2. Bonni, I completely agree with you on LI having lost not only its novelty, but also some of its value. While it is still a great tool when searching for both candidates and careers, and I do believe that more companies should take advantage of the vast candidate pool it has to offer, there needs to be some sort of generally-accepted etiquette that users should follow.

    I, too, am often bombarded with random invitations from people I don’t even know, with no explanation other than the standard LI text. Many use the “sharing a group” option to connect, making me hesitant to stay in some of these larger groups; or worse, they use the “friend” option when I have never met them!

    On the flipside, I do try to stay active on LI and connect with others… however, I learned early on to include a polite note when inviting someone I don’t know or don’t know well, referencing someone or something we have in common.

    It’s time for LinkedIn Etiquette 101:
    Delete the standard invitation text and make it personal.
    Do not invite others only to ask if they can get you a job–remember the golden adage of first offering YOUR help before ever asking for a favour…
    And at the very least, try and select only those open to connecting with strangers (LIONs in LinkedIn lingo) before shooting off a request!

  3. First off…great blog today. I took some time out from sorting through my LinkedIn updates to read it…LOL….just kidding!

    You know what I find interesting is that it seems that most people (correct me if I’m wrong) start with the default “updates” settings when they start using a tool like LinkedIn or Facebook or Twitter…and then slowly scale back their updates when they start to get overwhelming. Me…I’ve never been like that. Once I start using something like the aforementioned, I start of with almost no updates and work my way up…that way I dictate what I see and when. But that’s just how I roll! Perhaps its a control thing?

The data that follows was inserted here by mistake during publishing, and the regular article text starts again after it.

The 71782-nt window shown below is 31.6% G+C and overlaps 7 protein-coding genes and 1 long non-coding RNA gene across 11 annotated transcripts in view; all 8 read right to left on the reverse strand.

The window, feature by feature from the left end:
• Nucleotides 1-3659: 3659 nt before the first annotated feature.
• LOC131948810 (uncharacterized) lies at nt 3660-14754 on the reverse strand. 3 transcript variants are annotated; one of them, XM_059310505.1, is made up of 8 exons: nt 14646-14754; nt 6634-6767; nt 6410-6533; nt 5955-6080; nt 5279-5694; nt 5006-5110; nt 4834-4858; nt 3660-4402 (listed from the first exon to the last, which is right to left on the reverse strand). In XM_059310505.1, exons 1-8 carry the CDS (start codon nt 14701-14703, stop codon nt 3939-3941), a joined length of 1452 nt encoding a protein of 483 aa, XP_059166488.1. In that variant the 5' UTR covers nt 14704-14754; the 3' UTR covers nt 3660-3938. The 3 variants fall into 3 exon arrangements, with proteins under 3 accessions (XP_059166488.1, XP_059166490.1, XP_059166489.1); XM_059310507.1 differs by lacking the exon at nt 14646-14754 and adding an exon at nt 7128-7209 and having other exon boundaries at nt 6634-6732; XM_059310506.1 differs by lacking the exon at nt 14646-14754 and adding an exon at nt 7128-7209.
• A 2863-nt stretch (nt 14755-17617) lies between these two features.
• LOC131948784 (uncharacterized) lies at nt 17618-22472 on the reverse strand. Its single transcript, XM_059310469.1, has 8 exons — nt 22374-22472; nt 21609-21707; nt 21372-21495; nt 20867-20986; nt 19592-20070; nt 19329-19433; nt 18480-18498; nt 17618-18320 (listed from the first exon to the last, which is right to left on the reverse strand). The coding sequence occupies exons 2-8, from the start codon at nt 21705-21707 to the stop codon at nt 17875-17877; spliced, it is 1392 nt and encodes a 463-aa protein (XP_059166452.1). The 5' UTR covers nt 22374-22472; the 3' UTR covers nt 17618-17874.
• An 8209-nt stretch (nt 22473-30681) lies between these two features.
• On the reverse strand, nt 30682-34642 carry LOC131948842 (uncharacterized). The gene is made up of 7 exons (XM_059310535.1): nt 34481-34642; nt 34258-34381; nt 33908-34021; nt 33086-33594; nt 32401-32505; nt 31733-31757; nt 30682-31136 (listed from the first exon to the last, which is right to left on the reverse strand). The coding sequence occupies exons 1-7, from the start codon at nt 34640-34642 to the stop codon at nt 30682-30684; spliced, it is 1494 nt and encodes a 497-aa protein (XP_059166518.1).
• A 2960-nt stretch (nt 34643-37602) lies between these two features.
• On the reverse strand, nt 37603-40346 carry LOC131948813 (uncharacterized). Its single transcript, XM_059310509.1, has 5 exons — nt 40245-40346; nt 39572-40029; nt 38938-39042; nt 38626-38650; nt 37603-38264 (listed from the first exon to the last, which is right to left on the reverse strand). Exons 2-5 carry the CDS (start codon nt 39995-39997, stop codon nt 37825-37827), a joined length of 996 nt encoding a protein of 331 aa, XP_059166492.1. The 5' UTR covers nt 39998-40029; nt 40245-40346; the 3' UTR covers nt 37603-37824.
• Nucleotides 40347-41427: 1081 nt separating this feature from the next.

As for the invitation requests…I agree. The Golden Rule, as it was explained to me early on, was to never use the standard greeting…always personalize it. On that note, I am not even close to an open-networker (not that there is anything wrong with that!)…if someone doesn’t give me a quick reason why they want to connect, I will ask them why. I want to know “what’s in it for them”…”how can I be of value to you”.

    Fortunately, I do not get bombarded with requests to connect…perhaps not many people like me :(

    Anyhow…I’m not “LinkedOut” yet. I’m kind of in the LinkedComfortable stage.

    Cya at the 2012 HRPA Conference!!

    • LOL great commentary, Tim!!

      Love your approach to using social media, but I must ask: how exactly does one start with no updates rather than the “bombard” option? ;)